Fiscal and Monetary Contraction in Chile: A Rational-Expectations Approach
46 Pages Posted: 20 Apr 2016
Date Written: June 1995
To analyze the probable macroeconomic impact of fiscal and monetary retrenchment in Chile, an open-economy, dynamic rational-expectations macroeconomic model is applied to data for Chile.
For the past two decades, Chile has consistently pursued a course of macroeconomic stabilization and deep economic reform. But in recent years, real exchange rate appreciation and persistent moderate inflation have become key concerns for Chilean policymakers, suggesting the need for further fiscal and monetary retrenchment.
Using an open-economy, dynamic rational-expectations macroeconomic model applied to Chile, Schmidt-Hebbel and Serven analyze and quantify the macroeconomic impact of fiscal and monetary retrenchment.
Several features of the model are essential for a realistic assessment of the effects of fiscal and monetary policy shifts in Chile: backward indexation of wages, consolidation of the central bank and the general government, and the coexistence of (1) liquidity-constrained consumers and firms with (2) unconstrained agents whose consumption and investment decisions reflect intertemporal optimization with perfect foresight. This framework makes it possible to distinguish meaningfully between permanent and transitory policy changes, as well as between changes that are or are not anticipated.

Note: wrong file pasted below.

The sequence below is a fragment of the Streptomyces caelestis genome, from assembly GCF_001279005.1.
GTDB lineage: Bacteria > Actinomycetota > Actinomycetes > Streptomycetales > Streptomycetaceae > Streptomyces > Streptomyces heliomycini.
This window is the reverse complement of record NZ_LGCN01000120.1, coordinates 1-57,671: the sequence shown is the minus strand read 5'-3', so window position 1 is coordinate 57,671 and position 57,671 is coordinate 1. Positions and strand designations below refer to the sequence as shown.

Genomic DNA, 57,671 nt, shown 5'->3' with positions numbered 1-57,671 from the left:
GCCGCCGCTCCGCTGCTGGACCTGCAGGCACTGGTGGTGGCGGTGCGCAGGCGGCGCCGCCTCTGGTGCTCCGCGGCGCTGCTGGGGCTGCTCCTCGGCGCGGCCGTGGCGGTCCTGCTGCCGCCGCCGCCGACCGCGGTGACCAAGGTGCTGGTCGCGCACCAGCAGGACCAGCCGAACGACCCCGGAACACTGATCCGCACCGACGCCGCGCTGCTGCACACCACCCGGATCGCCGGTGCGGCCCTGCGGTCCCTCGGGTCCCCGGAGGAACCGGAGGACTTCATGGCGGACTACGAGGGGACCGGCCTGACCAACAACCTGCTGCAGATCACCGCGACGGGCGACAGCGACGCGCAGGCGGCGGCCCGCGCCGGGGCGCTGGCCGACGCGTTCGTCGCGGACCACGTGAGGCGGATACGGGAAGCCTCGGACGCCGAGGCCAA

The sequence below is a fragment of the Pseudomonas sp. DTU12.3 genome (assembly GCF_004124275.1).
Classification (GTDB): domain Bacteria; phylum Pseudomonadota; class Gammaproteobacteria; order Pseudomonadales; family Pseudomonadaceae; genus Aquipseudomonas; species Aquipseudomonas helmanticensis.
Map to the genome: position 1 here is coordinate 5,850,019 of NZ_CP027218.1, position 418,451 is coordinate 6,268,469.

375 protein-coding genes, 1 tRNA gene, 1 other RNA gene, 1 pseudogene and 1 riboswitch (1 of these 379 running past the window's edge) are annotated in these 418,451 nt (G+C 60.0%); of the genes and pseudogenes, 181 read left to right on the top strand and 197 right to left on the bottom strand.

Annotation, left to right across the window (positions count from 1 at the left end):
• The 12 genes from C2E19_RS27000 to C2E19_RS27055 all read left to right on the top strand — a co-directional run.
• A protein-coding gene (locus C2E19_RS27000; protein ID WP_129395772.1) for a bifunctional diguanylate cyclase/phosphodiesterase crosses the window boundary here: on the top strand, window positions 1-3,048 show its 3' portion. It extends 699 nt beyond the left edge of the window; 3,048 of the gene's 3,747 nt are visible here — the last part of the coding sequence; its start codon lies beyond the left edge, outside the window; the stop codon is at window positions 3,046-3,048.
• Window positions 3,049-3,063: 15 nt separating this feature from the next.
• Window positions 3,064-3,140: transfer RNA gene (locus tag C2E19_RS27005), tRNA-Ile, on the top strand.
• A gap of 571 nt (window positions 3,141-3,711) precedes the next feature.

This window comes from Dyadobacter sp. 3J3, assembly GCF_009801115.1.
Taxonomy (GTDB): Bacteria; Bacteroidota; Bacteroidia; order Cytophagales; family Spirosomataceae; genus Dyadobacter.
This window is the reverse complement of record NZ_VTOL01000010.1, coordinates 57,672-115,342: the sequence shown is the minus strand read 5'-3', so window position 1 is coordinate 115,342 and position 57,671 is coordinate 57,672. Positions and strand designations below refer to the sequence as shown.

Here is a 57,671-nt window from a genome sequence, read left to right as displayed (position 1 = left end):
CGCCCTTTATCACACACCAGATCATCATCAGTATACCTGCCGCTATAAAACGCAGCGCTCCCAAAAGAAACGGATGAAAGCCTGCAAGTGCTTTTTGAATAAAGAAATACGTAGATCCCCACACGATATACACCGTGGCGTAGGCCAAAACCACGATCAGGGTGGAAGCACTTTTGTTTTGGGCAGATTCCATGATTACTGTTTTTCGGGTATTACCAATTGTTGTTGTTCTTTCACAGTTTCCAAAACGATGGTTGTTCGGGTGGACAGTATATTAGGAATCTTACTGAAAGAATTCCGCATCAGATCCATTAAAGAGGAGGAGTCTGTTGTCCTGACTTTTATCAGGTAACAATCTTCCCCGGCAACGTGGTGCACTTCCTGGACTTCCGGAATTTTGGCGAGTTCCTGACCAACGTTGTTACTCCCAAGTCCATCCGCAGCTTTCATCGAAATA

Simulations show that a balanced-budget fiscal contraction leads to a modest real depreciation, which is sharper in the short term (especially if the contraction is temporary). At the same time, this type of fiscal retrenchment causes a temporary deterioration of the current account.
An orthodox money-based disinflation implemented by halving the growth rate of base money leads to a sharp real appreciation in the near term, with steep output and employment costs in the short run, but it also causes a transitory improvement in the current account.
This paper - a product of the Macroeconomics and Growth Division, Policy Research Department - is part of a larger effort in the department to model macroeconomic policy in developing countries.
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